Regarded as one of the great American Realists of the nineteenth century, Winslow Homer is known primarily for his large body of works in oil and watercolor. However, he also had an early career as a freelance illustrator, making drawings for wood engravings that were reproduced in mass-circulation periodicals such as Harper’s Weekly. In 1998, the Brooklyn Museum received a generous gift of more than 250 wood-engraved illustrations by Homer from Harvey Isbitts.
Homer was commissioned to create five illustrations for the serialized novel, Susan Fielding, the first of which shows Susan on the train departing London for the ferry to France. Orphaned and impoverished, she is on her way to live in Brittany in the care of an elderly uncle. Rooted in contrasts between city and country, wealth and poverty, virtue and duplicity, the novel is full of romantic intrigue. Before leaving her country village, Susan had unwisely committed herself to marry the churlish Tom Collinson. In the meantime, she has developed feelings for the artistic and sensitive George Blake. George sees her off to France, pressing her to allow him to visit her over the summer. As the train pulls away, “Tom Collinson, her engagement, everything in the wide world but the fact of losing Blake, fades from her, and this poor little daughter of Eve puts her head through the window, and in her clear, girl’s voice, cries, “Come!’”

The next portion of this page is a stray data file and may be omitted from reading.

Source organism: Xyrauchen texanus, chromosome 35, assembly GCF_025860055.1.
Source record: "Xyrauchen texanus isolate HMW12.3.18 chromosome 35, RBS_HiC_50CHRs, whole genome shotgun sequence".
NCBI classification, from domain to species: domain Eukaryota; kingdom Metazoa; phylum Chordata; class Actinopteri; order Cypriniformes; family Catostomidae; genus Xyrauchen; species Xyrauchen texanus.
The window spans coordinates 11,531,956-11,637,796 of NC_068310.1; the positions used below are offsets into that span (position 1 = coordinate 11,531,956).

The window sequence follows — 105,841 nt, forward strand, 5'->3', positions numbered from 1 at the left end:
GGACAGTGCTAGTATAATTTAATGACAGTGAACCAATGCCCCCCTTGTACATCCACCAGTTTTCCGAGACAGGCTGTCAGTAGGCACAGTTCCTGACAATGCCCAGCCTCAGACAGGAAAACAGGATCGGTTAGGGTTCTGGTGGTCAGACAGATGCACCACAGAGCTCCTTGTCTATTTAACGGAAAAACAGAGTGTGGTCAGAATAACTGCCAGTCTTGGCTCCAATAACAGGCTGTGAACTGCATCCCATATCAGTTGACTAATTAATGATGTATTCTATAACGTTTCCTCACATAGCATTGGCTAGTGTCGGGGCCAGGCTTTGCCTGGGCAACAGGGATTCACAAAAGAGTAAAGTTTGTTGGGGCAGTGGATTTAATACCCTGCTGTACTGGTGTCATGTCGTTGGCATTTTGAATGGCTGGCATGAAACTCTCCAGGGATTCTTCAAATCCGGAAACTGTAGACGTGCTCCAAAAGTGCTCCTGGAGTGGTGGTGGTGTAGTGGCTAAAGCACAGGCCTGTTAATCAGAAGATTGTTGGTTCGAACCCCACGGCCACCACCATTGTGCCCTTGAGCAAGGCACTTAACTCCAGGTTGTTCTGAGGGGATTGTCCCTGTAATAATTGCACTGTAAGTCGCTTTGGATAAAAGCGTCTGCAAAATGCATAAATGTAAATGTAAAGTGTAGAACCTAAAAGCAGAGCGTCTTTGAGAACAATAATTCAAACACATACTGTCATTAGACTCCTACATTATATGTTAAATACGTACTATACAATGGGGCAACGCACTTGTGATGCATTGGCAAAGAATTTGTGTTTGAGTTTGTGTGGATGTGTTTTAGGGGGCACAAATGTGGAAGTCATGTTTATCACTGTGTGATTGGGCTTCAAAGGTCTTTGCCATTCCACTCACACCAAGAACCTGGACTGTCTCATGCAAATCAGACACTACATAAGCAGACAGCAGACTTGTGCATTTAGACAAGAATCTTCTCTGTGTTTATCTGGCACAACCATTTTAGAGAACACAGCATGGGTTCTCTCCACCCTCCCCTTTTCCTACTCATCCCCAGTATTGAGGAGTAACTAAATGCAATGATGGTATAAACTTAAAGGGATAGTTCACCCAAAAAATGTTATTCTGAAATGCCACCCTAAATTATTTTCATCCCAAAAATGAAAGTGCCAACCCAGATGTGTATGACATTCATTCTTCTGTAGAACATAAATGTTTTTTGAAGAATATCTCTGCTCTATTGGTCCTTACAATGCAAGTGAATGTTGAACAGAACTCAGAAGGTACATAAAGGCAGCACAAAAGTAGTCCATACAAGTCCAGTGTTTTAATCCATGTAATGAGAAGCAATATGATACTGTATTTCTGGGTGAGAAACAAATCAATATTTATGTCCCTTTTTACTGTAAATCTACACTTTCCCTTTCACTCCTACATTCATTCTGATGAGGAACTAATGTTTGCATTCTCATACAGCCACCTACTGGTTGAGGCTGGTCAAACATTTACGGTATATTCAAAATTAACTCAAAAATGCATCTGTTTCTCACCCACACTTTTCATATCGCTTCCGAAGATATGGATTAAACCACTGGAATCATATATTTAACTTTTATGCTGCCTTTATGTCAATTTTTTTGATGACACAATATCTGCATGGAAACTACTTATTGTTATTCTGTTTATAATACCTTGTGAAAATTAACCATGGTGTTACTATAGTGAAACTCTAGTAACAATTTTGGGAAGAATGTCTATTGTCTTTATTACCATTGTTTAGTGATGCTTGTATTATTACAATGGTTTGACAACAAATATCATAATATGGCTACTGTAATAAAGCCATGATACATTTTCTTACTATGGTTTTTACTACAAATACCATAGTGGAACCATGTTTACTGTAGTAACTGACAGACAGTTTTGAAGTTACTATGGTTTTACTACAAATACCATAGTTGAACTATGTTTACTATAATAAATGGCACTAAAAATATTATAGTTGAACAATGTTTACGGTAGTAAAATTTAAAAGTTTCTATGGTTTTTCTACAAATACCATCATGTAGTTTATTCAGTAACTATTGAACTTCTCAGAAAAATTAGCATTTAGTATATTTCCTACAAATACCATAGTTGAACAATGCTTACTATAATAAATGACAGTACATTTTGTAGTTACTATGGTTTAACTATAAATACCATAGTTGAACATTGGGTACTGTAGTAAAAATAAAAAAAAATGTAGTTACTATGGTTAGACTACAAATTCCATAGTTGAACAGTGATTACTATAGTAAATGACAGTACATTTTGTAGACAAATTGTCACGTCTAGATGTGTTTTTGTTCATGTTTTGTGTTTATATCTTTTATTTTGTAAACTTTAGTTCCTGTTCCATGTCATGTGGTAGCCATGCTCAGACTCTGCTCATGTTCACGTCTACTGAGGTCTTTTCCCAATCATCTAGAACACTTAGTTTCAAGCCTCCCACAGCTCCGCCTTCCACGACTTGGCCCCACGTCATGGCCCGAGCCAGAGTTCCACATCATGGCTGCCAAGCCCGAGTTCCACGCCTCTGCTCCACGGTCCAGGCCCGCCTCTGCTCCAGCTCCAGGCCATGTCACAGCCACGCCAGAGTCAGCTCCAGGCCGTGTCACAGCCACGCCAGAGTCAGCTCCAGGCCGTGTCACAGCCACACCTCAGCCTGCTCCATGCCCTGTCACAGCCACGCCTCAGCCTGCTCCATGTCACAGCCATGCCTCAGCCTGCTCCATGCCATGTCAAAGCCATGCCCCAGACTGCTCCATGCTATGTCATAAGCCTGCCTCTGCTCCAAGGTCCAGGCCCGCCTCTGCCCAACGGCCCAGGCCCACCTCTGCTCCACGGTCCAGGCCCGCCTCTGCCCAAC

Image: 4 7/8 x 6 7/8 in. (12.4 x 17.5 cm)
Sheet: 5 7/8 x 9 1/4 in. (14.9 x 23.5 cm)
Frame: 15 x 20 x 1 1/2 in. (38.1 x 50.8 x 3.8 cm) (show scale)
Lower left, below image: "Drawn by Winslow Homer."
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Gift of Harvey Isbitts
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Winslow Homer (American, 1836-1910). "Come!," 1869. Wood engraving, Image: 4 7/8 x 6 7/8 in. (12.4 x 17.5 cm). Brooklyn Museum, Gift of Harvey Isbitts, 1998.105.135 (Photo: Brooklyn Museum, 1998.105.135_bw.jpg)
overall, 1998.105.135_bw.jpg. Brooklyn Museum photograph
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